Hacham Shaul Hacohen

A Short Tribute

Hacham Shaul Hacohen, son of Hacham Moussa Hacohen, was born on the island of Djerba, in south Tunisia.

He began to study Torah with Hacham Tzemach Hacohen. When he matured and married, he went to earn his living as a shopkeeper and devoted his remaining time to Torah study.

Hacham Shaul Hacohen was appointed rabbi of a small neighborhood in Djerba. During his term, he was devoted to the community, made unique rulings and annulled customs that he felt were unworthy.

Hacham Shaul Hacohen and Hacham Yeshua Bassis were close friends. Hacham Yeshua Bassi named him Shaul, God’s Chosen. He foresaw the day that Tunisia would lose all its sages and directed Hacham Shaul Hacohen to strengthen Torah study and sustain Torah scholars. And the time did, indeed, arrive when Tunisia was in need of Djerba’s sages.

Hacham Shaul Hacohen was learned in both the revealed and concealed aspects of the Torah but, as can be seen from most of his commentaries, preferred the direct and simple approach in interpretation (pshat).

Hacham Shaul Hacohen passed away on 6 Iyar 5608 (1848) and was buried in Djerba. His remains were brought to Israel some 150 years later, on 15 Shevat 5760 (2000), and buried on Moshav Eitan.

Hacham Shaul Hacohen authored 10 books, some of which were published during his lifetime: Lechem HaBikurim –rules of Hebrew grammar, Karnei Ramim – on RASHI’s and REE”M’s [Rabbi Eliyahu Mizrachi] commentaries on the Torah, Sfat Da’at – a commentary on the Slichot, Bigdei Kehuna and Nokhach Shulchan – an explanation of the Shulchan ‘Aruch­, Arvei Pesachim – a commentary on the Passover Hagaddah, Yad Shaul – a commentary on the Torah, Netiv Mitzvotecha – a commentary on the azharot (exhortations to obedience) by Rabbi Shlomo Ibn Gevirol and Rabbi Yityzhak Ben Reuven, Bina Le’itim – on the science of the calendar, and Shai LeMora – a commentary on the High Holiday prayers.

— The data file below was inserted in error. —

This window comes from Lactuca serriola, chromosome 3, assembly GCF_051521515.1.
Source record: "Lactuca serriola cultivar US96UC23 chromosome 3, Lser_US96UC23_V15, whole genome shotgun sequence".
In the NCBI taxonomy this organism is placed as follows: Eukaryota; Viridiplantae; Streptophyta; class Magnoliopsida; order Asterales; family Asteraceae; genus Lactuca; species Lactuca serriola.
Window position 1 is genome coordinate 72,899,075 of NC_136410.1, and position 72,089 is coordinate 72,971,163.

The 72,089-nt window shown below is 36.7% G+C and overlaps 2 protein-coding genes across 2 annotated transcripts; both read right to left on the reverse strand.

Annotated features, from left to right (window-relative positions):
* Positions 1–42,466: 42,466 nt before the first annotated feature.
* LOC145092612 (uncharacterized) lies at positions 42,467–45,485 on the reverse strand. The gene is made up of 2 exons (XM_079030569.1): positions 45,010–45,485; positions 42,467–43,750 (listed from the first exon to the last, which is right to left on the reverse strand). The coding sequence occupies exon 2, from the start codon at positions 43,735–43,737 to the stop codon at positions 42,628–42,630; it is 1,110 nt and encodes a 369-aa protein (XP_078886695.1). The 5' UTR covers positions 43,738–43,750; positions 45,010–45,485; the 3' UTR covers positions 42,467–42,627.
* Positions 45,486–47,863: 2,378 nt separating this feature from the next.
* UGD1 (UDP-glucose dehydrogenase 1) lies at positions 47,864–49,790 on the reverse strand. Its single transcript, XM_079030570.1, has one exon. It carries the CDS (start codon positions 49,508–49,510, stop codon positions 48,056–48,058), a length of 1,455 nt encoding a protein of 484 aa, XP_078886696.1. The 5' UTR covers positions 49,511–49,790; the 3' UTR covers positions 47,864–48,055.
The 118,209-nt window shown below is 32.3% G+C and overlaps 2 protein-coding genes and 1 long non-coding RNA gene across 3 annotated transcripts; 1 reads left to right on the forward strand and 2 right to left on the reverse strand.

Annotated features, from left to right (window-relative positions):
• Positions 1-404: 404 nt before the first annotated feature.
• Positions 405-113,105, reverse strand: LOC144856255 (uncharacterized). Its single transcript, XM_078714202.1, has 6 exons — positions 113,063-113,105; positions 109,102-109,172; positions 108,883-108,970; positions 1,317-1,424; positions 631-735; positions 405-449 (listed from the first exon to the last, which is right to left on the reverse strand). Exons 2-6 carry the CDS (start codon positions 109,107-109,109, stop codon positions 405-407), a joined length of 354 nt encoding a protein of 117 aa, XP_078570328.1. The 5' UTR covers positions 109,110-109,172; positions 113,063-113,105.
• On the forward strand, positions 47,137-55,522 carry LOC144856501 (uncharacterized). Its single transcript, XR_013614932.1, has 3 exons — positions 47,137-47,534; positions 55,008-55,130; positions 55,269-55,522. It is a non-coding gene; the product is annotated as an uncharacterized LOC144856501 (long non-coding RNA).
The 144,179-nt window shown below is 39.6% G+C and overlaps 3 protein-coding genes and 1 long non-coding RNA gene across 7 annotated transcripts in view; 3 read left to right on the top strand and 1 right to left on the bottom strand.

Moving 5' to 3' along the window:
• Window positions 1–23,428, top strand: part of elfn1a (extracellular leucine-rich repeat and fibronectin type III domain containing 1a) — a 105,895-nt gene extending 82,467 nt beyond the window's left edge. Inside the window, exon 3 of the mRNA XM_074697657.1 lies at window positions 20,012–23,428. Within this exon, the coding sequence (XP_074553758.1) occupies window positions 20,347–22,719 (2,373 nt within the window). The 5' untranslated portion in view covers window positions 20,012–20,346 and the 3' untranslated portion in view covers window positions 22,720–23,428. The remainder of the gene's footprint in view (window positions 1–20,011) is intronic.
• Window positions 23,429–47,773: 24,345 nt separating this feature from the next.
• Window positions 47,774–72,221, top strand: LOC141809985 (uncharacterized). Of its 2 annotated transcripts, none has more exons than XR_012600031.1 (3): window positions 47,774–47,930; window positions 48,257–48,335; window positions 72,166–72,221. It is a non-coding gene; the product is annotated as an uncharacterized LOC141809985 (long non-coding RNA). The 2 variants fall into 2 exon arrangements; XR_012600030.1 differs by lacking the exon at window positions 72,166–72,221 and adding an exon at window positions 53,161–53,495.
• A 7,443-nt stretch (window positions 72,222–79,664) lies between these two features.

A few quotes from the Rabbi on 'Israel and the Nations' in which he teaches that the poor must be fed – all who are hungry, not only those who seek to fulfill the commandment

“All who are hungry, come in and eat”. There are those who interpret this to mean that since the issue concerns the hungry, and not the fulfillment of the commandment, it would seem to refer to the poor among the nations (non-Jews). For the poor must be fed, not having been able to prepare for the holy festival, which demands extensive preparation and expense; therefore we declare to the poor that they come to eat at our table. As the RaDa”h (Rabbi David Abudraham), of blessed memory, states in the name of the Ge’onim that our Sages, of blessed memory, said: One sustains poor Gentiles along with poor Jews”. Therefore it says, “All who are hungry”, whoever is hungry, and not (all who seek) to fulfill the commandment, should come and eat… When the number of non-Jewish poor neighbors eventually increased, beyond the capability (of feeding them), they would no longer leave their doors open as in the past, and would sustain the Jewish poor in their homes.

Arvei Psachim, p.6a, David Eidan Printing, Djerba, 1917